Kristine Stock-DeCarles typically wraps up her Christmas shopping the week after Thanksgiving. Before you go hating her, you should know the reason: As one of the family partners in Port Richmond's Stock's Bakery, she has recently entered a vortex of holiday pound cake orders from which she will not emerge until Dec. 25.
Stock-DeCarles and a half-dozen of her employees arrive at the bakery at 4 a.m. daily in the week before Christmas to wrap the cakes in white butcher's paper before spending the next 10 hours taking orders for cakes, selling cakes, or cleaning up after cakes.
"You are so tired. You don't see your family," she said at a table in a back room of the rowhouse bakery last month. "You're pretty much existing on Advil and premade freezer food. You eat and then go right to sleep. Then, the next day, you do it all over again."
The object of all this excitement is a plain-looking 2½-pound brick (or "bar" as the Stocks call it) of dense, moist vanilla or marble pound cake topped with vanilla or chocolate frosting.
Stock-DeCarles' great-grandfather Josef Stock opened Stock's in 1924. His Fleischmann's Bread Yeast Institute-educated son, Frank, introduced the bakery's signature item in the mid-1940s by tweaking the traditional 1-pound sugar, 1-pound butter, 1-pound flour, and 1-pound eggs recipe that gave the classic pound cake its name. "At the time, pound cake was something people made at home, not something they bought. So none of the other bakeries were doing it. He was looking for a niche," Stock-DeCarles says.
And, boy, did he get it. For many Port Richmond families, eating Stock's cakes is as much a tradition as making them is in the Stock family. (Stock-DeCarles works there with co-owner brothers Frank and Mark, husband Larry, daughter Angelina, niece Kelsey, and Culinary Institute of America-trained nephew Eric.) Says Stock-DeCarles: "People will come here to get a cake for their baby's christening, and then for all that baby's birthdays. Then we'll do that girl's wedding cake. Then she'll have a baby and the cycle will start all over."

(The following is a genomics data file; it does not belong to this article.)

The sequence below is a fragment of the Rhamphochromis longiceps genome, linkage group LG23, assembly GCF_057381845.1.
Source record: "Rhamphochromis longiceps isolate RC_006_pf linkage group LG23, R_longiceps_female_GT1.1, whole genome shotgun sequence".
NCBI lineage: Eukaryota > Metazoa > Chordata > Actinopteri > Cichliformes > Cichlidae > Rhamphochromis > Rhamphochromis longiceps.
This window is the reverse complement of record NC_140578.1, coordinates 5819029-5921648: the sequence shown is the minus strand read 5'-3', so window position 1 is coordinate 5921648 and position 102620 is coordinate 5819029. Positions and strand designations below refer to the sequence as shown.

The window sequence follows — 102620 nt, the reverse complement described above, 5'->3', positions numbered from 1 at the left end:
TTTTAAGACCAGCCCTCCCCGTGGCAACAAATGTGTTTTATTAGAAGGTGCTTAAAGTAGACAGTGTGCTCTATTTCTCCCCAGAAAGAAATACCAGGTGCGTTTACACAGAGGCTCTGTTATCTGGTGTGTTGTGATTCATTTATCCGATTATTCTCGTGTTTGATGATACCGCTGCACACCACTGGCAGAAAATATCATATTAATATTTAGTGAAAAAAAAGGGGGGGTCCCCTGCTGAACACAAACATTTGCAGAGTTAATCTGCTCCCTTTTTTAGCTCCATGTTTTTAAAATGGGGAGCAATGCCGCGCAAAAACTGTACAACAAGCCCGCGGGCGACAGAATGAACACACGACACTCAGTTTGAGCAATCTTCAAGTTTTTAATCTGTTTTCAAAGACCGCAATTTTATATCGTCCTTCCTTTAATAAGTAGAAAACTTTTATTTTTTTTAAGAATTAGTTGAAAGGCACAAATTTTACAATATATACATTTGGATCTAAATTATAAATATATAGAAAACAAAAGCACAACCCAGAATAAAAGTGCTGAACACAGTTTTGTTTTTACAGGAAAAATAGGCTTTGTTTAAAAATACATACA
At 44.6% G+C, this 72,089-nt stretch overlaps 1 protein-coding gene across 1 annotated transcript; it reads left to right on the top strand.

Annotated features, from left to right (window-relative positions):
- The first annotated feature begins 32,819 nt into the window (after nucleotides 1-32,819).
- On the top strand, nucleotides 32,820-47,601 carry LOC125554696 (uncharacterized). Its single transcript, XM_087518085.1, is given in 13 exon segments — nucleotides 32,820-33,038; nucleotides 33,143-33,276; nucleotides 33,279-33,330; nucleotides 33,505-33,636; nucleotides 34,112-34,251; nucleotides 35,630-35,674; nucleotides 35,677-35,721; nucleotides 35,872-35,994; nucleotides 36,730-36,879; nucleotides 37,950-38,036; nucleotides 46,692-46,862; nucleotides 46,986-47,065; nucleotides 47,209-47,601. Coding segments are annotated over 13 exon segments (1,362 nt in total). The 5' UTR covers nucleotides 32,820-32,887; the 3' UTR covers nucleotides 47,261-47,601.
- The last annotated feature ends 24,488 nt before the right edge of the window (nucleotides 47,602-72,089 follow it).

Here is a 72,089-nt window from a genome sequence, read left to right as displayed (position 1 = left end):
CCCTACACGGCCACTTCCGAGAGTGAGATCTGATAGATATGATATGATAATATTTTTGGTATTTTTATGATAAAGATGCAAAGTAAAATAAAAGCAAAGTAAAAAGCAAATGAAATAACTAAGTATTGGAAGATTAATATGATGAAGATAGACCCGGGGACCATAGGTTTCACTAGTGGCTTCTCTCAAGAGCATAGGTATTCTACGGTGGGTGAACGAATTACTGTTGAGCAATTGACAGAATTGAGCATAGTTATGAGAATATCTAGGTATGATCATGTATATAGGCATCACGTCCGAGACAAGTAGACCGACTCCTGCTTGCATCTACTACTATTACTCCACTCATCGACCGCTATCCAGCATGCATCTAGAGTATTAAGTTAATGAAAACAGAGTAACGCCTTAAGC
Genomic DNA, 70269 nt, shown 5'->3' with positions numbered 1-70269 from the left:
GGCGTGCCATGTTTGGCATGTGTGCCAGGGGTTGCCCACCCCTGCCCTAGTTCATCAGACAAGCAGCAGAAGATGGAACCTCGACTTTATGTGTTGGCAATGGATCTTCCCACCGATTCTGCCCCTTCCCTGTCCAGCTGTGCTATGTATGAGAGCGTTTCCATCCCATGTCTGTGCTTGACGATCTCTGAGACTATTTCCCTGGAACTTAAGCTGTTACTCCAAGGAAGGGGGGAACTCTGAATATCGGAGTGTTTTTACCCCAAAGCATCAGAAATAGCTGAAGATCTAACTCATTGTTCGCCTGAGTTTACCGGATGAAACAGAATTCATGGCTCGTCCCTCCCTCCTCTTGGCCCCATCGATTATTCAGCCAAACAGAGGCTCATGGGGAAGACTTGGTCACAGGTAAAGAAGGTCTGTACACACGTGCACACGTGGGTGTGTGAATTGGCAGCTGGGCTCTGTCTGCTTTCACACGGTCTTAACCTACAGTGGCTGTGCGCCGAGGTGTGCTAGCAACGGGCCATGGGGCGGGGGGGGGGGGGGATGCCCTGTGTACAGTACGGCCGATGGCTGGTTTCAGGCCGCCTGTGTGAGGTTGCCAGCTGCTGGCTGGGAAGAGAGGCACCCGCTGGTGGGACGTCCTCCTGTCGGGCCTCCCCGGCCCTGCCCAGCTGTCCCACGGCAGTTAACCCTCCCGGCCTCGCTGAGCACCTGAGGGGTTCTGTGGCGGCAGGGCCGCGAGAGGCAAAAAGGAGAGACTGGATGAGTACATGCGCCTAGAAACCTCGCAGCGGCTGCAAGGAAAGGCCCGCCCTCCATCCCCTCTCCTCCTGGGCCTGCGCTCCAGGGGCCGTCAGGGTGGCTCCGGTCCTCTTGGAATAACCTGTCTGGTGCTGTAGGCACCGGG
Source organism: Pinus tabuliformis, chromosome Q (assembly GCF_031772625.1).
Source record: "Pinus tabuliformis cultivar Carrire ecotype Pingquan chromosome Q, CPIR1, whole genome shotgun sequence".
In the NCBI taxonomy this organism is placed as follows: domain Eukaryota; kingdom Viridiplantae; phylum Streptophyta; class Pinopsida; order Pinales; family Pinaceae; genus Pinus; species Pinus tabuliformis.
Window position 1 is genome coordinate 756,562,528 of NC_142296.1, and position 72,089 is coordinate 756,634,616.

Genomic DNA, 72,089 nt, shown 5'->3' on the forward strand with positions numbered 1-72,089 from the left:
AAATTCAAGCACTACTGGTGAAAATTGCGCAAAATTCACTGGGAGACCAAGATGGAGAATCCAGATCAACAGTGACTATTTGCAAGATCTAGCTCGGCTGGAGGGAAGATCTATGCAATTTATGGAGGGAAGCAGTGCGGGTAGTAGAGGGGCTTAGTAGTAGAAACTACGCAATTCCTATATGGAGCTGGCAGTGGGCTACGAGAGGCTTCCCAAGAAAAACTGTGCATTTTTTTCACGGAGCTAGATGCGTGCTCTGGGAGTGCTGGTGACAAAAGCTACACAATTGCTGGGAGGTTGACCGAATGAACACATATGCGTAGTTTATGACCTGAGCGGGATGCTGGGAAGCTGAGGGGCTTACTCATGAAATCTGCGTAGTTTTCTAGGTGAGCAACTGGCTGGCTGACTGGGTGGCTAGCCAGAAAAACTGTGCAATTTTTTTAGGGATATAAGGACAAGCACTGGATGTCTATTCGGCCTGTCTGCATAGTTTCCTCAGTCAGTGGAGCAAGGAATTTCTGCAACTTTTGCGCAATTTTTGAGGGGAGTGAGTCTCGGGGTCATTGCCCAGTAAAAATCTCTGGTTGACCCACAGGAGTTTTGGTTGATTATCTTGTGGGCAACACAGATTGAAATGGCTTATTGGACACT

The loaves are also part of local holiday tradition. The telltale white wrapper predates a machine that now shrink-wraps the cakes in plastic film and is no longer necessary for freshness but is part of tradition and a gift-giving convenience. (A lot of people just slap bows and gift tags on before handing them out.)
Stock's largest holiday pound cake gift order came from a local boy who rose high in the ranks of the autoworkers' union and who for several years flew two employees to Philadelphia in early December to rent a truck and drive 600 bars and 200 pounds of cookies back to his office in Detroit.
To accommodate the holiday pound cake demand, other treats gradually get stripped from Stock's regular menu on a precise schedule throughout December. (Doughnuts and coffee cakes are the first to go; cookies are among the last.) By Christmas week, the ovens are filled with nothing but pound cakes and Christmas-only babka 24/7. "Right as someone is pulling cakes out of the oven, someone else is right behind them loading the shelf," Stock-DeCarles says.
Still, there's a limit to how many of the 2-foot-long loaf pans Stock's two ovens can hold. That's why Stock-DeCarles suggests anyone wanting three or more cakes to preorder. Though some are available for walk-ups, Stock's limits the number any one person can buy to prevent early-morning sellouts.
Waits aren't as bad as you might expect, no longer than 30 minutes even on the busiest days, thanks to a system that involves neither numbers nor filing orders by customer names.
Instead, the sidewalk's single line breaks down into six as the customers enter the store, each line headed by one of the bakery's fastest clerks (a.k.a. the "Quick Six"), who either grab a spare pound cake or two from the counter behind them or run to the section devoted to bags prepacked with the pound cakes the customer ordered.
Sales peak Dec. 23, when the staff swells by a third and the bakery gets so full they let customers exit out a usually closed back door. Stock-DeCarles says procrastinators have a better chance of scoring a spare on Christmas Eve morning.
Stock's closes early that day and stays closed until after New Year's so the pound cake team can get some well-deserved holiday-carol-advertised heavenly peace and sleep.